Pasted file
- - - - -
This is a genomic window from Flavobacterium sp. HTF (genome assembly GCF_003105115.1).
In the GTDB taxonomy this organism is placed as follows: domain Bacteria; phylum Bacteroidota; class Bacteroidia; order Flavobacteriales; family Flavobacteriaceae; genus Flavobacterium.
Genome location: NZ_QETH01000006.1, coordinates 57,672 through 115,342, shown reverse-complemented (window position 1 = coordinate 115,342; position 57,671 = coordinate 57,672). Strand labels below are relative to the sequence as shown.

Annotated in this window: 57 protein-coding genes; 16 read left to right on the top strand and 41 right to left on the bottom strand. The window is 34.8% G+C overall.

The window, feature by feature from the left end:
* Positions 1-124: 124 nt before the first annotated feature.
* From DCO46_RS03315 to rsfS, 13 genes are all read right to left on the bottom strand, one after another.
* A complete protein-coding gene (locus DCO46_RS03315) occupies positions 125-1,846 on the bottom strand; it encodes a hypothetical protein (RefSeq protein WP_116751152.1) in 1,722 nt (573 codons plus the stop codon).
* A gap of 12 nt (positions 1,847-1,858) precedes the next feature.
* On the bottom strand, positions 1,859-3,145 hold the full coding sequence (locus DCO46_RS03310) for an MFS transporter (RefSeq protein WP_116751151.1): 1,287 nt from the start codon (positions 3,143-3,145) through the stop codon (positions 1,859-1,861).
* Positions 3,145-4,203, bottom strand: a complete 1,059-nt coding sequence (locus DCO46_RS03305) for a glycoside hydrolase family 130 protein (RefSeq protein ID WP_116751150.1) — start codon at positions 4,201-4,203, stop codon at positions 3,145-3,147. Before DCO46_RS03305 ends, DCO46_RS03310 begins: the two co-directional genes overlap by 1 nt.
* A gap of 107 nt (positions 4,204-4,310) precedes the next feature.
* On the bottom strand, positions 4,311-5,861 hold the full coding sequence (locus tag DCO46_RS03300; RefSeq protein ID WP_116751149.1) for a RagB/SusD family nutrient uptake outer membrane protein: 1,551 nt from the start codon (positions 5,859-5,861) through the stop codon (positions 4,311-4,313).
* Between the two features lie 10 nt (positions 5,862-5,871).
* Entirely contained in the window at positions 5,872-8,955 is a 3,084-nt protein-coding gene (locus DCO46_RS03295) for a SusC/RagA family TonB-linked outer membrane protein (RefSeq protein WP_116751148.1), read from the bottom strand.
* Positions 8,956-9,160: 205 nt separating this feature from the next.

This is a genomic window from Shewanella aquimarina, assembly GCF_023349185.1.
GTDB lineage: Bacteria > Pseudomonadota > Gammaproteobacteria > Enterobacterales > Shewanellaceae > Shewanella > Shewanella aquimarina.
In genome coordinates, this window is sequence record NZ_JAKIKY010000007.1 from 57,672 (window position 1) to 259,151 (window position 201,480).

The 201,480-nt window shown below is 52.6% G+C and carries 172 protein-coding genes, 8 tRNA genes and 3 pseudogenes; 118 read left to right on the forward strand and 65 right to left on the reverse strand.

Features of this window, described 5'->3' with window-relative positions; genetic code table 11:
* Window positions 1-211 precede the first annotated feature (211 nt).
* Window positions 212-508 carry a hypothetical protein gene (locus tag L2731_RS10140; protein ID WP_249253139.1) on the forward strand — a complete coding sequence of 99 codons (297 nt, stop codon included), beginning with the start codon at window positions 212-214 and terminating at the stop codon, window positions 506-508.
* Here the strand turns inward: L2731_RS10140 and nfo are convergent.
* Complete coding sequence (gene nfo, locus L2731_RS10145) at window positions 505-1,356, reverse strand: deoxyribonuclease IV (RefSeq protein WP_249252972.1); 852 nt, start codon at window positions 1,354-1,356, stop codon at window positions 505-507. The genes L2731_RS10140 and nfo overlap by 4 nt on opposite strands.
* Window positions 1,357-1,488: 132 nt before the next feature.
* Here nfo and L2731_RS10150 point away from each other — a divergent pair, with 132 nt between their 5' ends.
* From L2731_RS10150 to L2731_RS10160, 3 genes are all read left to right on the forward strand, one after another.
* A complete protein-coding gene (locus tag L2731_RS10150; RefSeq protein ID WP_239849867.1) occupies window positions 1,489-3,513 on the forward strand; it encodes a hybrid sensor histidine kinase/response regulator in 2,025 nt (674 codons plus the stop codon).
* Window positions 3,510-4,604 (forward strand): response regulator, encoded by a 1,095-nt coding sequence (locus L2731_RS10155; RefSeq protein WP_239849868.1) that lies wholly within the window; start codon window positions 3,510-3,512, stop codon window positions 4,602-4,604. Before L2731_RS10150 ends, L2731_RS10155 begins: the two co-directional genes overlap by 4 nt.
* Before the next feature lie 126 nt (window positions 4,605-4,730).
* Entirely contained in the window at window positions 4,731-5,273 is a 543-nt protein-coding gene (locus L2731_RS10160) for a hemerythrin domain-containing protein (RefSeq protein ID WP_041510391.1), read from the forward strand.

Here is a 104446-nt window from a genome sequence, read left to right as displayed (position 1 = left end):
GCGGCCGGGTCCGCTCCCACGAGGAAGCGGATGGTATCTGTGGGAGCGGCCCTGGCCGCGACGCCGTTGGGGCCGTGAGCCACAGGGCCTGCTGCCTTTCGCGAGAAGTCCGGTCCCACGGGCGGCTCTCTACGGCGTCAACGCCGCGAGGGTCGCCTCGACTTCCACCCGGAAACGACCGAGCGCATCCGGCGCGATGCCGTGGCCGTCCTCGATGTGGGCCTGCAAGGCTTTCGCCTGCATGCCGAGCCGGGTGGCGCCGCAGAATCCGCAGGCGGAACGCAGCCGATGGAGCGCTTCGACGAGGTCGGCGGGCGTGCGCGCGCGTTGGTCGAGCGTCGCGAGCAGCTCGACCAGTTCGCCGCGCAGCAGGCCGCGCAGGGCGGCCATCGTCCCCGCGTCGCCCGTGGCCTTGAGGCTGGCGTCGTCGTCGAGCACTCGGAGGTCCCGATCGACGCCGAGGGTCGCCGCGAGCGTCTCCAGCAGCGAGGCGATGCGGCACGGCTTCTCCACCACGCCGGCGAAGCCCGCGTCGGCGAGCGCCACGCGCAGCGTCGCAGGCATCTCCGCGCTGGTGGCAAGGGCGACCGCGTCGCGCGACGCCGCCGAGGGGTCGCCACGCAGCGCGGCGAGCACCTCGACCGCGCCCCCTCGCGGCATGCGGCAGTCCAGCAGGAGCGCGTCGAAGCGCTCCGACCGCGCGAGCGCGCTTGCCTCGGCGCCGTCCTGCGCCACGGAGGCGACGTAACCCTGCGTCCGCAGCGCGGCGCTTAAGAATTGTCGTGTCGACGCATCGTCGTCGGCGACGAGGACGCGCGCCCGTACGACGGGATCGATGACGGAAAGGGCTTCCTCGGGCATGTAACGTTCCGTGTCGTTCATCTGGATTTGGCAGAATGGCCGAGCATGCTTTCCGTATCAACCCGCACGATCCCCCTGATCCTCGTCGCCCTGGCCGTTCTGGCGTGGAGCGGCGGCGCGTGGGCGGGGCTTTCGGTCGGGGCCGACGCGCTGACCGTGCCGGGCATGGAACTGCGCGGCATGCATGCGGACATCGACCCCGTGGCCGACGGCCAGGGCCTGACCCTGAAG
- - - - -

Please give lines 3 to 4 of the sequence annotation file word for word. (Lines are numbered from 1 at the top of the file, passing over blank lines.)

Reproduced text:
Genome location: NZ_QETH01000006.1, coordinates 57,672 through 115,342, shown reverse-complemented (window position 1 = coordinate 115,342; position 57,671 = coordinate 57,672). Strand labels below are relative to the sequence as shown.

Annotated in this window: 57 protein-coding genes; 16 read left to right on the top strand and 41 right to left on the bottom strand. The window is 34.8% G+C overall.